QC Pet Studies graduate Casey Bechard works as a full-time dog groomer and shop manager at Off The Leash Pet Grooming in Regina, Canada. Today, she shares her insights on common dog owner grooming mistakes she witnesses at her salon!
When starting your dog grooming career, whether it be in your house, a salon, or wherever, always take pictures and remember what you did on those very first grooms. Some of those grooms you know you will have to improve on and others you’ve already done perfectly. When it’s time to start making a professional portfolio, you’ll have all the pictures and information to complete it.
Today, I’m giving a little insight on what you should put into your portfolio so you can land your dream dog grooming job.
1. Show Off The Popular Dog Hair Cuts You Do
Some of your dog grooming clients will come to you with no a clue of the kind of haircut they want for their dog while other people will. But with both of these clients, we need to ask questions and sometimes show them pictures of what they might want.
For me, a lot of people come in saying they want a puppy or teddy bear cut or just the simple short cut. All these cuts come with different features, so go over what each cut entails, too. Some people might not know that the short cut will probably be short—and I mean short. Or that the puppy cut usually has a round head and is longer in length than the body.
Pictures of these cuts also show your clients how well cleaned up and neat your grooms are. It shows them that they are in good hands, and they shouldn’t be worried about their dog’s hair not coming out the way they want. This way, you know for sure what they want, and you don’t have to second guess yourself.
2. What Makes You Different from Other Dog Groomers
Potential clients who look over your resume and portfolio are probably going to wonder why they should hire you and not someone else. What makes you stand out than the rest of the candidates? If there are any little things that you do that you think no one else can do, put it in there.
If you have a certain breed standard cut you like and you’re good at it, put it in there! I’m sure there are tons of services or habits that you do that sought after so don’t be afraid to toot your own horn a little.
Tell them why you’re going to be different than anyone they have seen before—don’t hold anything back! This might take a little time to incorporate into your portfolio, and that is okay! An example that sets me apart from other professional dog groomers would be working with puppies. Not a lot of people have the time or patience to work with pups on their first groom. I simply tell clients that it may take a bit longer so I have time to work with their pup and get them used to the whole experience. The extra time also lets me create a good experience for the dog because sometimes, if you are rushing the dogs, they’ll know and it won’t be a good experience for anyone.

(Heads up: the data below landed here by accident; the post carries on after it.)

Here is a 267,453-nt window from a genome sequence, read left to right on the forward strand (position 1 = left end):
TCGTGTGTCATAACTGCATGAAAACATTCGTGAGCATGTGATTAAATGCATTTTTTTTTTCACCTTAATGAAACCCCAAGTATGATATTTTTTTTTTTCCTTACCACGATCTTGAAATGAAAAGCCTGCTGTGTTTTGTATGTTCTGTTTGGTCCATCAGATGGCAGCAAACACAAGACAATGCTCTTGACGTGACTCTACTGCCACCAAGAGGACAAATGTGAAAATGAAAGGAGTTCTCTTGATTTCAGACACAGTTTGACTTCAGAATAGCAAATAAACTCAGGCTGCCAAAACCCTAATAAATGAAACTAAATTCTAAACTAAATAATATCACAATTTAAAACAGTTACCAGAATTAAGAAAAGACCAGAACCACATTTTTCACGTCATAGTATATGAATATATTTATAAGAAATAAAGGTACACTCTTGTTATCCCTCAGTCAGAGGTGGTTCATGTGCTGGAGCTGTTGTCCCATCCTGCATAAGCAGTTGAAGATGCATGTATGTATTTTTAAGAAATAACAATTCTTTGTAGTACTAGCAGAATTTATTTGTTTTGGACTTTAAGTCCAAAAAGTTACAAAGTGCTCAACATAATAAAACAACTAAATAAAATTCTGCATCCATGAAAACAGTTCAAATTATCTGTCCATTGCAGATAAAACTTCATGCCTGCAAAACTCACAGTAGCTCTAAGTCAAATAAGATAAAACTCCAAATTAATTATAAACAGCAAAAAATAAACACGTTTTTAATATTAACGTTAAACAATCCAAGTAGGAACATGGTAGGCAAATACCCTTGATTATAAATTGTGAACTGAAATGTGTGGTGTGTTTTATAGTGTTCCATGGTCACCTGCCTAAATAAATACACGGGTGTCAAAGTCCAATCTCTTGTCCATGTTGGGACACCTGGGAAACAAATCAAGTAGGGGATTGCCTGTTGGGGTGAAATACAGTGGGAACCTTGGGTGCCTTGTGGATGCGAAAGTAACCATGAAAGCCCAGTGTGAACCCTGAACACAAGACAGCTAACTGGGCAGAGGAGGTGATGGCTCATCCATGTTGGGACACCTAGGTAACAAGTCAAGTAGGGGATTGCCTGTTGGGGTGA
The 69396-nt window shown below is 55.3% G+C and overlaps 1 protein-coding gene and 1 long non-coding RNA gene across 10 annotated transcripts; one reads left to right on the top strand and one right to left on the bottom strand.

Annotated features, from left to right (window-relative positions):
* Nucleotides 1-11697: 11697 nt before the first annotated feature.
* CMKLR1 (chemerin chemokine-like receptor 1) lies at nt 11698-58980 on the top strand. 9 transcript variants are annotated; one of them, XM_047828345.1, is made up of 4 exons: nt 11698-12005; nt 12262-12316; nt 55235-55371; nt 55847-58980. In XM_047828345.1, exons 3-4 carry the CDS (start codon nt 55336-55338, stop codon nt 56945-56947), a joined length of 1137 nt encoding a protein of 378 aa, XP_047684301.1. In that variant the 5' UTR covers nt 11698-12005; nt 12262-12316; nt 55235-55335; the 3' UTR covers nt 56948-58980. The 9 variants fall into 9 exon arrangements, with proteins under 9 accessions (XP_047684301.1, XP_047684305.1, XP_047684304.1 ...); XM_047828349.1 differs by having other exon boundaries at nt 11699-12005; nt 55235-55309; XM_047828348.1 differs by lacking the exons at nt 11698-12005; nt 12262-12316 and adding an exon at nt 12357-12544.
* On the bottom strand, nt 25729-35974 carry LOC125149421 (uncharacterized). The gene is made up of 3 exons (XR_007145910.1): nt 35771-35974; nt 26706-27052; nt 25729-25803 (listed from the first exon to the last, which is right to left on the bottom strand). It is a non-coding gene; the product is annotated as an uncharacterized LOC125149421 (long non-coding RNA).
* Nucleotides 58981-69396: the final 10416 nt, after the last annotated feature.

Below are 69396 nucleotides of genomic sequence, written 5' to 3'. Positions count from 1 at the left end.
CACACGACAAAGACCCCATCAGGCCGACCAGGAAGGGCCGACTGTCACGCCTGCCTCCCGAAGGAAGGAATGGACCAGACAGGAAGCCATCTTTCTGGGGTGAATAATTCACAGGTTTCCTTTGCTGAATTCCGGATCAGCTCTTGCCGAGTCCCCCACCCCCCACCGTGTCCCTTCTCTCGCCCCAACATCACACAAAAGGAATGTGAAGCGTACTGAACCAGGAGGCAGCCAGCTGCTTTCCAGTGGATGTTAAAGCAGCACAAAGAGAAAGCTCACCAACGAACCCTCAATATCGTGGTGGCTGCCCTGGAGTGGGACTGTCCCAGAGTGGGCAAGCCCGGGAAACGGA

3. Should There Be Writing in Your Professional Dog Grooming Portfolio?
I believe a good portfolio should have words in it because it is hard to get your point across from pictures alone. Under the groom you’re showing in your portfolio, give a couple sentences on the main points of the groom or how you achieved the look. I think it would go a long way. It would also help potential clients to know more about the groom than just looking at the pictures provided.
Try and use expert grooming words instead of plain words. For example, you could say, “I achieved the round head by using my curved scissors to round out the edges, and then used my thinning shears to clean up around the eyes and mouth.” You’re explaining yourself as well as showing people that you know what you’re doing with your grooms. They’ll also know that you’ve got a handle on your grooming tools and know how to use them.
Tips and Tricks for an Amazing Dog Grooming Portfolio
Detail is everything when it comes to impressing someone. Whether you’re applying for a dog grooming job or if you’re showing a new client some ideas for their pup’s cut. Here are some tips and tricks for your portfolio:
- Explain different head shapes and have pictures of each. Example: round, square, shaved right off.
- Explain different ear shapes and have pictures. Example: lamb ears, round, square, short to the ear leather.
- Create an engaging portfolio so people are drawn into it and don’t just keep flipping the pages. Use bold letters, big (but not too big) font, and/or exciting words.
- For each picture, provide the type of snap-on comb you used or blade you used so people know how short that would look on their dogs and it gives them a visual reference.
- Add the dog grooming school or online dog grooming course you took. People who are looking to hire you for a grooming job will want to see that you were dedicated to finishing your course with flying colors.
- Explain what you would do if a matted dog came in to see you and the procedures you would take to relieve the dog of those mats.
Now, these are just a few things you may want to add into your working portfolio. Consider each point, and if it’s not meant for you, then don’t add it. There is so much stuff you could add, but you also don’t want it to be too lengthy so the person looking it over becomes uninterested. Make sure you are taking lots of good photos of your grooms for your portfolio! I hope this topic helps you in some way or another. Get working on those portfolios!
Do you have any portfolio tips to share? Leave a comment!
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